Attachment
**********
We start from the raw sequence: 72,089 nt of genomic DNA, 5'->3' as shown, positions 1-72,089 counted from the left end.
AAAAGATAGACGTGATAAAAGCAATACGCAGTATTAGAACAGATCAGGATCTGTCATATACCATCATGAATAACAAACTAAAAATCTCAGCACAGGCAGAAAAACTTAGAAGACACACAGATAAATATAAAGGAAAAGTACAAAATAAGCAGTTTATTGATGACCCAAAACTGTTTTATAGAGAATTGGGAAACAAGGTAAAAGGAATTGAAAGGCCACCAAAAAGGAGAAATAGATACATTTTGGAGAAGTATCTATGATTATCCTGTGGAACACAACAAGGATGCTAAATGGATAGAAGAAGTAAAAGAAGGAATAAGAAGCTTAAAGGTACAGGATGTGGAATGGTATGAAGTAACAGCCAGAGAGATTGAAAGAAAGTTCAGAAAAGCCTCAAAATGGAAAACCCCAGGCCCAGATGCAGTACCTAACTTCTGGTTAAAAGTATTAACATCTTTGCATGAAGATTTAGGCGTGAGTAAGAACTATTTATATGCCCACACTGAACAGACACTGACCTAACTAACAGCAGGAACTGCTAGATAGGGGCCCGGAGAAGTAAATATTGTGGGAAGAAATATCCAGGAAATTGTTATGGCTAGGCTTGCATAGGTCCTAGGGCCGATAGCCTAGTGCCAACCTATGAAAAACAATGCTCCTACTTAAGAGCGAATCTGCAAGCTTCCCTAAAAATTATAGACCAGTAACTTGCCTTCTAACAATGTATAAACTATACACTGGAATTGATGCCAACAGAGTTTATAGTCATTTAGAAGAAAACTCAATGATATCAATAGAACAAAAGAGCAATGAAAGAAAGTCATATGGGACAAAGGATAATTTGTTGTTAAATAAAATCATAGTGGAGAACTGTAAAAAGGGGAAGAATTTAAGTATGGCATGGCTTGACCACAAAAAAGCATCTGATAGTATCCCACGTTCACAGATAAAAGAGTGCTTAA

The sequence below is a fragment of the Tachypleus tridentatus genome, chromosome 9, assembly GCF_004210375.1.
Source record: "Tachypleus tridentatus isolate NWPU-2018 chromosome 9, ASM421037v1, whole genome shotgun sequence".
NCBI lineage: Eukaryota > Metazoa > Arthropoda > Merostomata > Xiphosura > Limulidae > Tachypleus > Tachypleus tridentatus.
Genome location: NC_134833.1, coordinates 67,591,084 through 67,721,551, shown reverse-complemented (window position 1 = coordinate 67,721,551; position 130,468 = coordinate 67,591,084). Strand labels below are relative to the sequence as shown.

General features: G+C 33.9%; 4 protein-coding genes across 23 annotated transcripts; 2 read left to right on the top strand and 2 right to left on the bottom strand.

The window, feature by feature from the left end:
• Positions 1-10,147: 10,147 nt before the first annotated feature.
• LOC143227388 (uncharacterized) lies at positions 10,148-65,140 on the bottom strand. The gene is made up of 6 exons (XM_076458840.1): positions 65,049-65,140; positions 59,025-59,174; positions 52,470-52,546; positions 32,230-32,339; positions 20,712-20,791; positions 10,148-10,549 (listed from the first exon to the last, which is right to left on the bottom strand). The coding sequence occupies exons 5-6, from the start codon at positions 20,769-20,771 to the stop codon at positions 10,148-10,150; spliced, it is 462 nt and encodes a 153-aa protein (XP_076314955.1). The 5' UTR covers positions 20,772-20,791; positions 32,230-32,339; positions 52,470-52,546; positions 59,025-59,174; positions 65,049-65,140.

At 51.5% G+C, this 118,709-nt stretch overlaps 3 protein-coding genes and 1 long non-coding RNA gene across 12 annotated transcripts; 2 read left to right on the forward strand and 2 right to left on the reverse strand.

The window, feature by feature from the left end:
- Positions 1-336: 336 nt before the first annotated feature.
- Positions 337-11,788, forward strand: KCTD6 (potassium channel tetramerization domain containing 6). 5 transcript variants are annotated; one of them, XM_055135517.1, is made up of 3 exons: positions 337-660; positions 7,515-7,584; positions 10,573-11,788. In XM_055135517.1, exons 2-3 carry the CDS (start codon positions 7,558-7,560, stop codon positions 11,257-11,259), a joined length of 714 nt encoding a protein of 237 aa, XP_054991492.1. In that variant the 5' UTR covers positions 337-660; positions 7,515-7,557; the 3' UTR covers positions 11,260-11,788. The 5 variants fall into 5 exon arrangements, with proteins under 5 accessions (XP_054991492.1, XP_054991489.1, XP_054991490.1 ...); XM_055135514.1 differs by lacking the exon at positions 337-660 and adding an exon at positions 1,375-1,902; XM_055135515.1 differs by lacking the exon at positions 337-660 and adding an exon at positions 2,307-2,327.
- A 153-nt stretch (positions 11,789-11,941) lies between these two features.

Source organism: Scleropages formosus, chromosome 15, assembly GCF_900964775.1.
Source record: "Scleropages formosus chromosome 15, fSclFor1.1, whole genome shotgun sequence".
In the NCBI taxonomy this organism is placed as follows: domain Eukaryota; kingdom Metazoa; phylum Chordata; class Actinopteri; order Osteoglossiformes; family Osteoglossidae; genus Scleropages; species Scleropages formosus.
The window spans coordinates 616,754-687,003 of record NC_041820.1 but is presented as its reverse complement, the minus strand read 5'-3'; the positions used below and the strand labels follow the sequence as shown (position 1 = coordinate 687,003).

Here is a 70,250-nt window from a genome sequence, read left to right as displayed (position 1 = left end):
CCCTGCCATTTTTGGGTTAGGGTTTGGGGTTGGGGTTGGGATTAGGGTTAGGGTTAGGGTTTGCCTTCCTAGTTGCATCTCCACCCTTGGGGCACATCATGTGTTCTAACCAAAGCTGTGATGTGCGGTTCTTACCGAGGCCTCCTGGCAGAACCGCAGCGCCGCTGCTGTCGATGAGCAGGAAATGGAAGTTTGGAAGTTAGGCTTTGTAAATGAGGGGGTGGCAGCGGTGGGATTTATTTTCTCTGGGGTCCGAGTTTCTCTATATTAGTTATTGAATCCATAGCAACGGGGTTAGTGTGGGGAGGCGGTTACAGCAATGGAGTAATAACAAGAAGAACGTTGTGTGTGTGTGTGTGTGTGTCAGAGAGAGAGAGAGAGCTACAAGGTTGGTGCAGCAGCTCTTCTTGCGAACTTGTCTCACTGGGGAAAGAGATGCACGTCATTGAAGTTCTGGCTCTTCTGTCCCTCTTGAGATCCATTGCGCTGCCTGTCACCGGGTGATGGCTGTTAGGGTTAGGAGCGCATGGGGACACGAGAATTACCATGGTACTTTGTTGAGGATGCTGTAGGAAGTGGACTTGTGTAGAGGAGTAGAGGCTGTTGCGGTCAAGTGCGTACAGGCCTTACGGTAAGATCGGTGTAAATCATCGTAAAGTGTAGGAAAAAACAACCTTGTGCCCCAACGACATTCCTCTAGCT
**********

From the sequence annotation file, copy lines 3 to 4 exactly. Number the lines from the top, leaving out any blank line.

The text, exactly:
The sequence below is a fragment of the Tachypleus tridentatus genome, chromosome 9, assembly GCF_004210375.1.
Source record: "Tachypleus tridentatus isolate NWPU-2018 chromosome 9, ASM421037v1, whole genome shotgun sequence".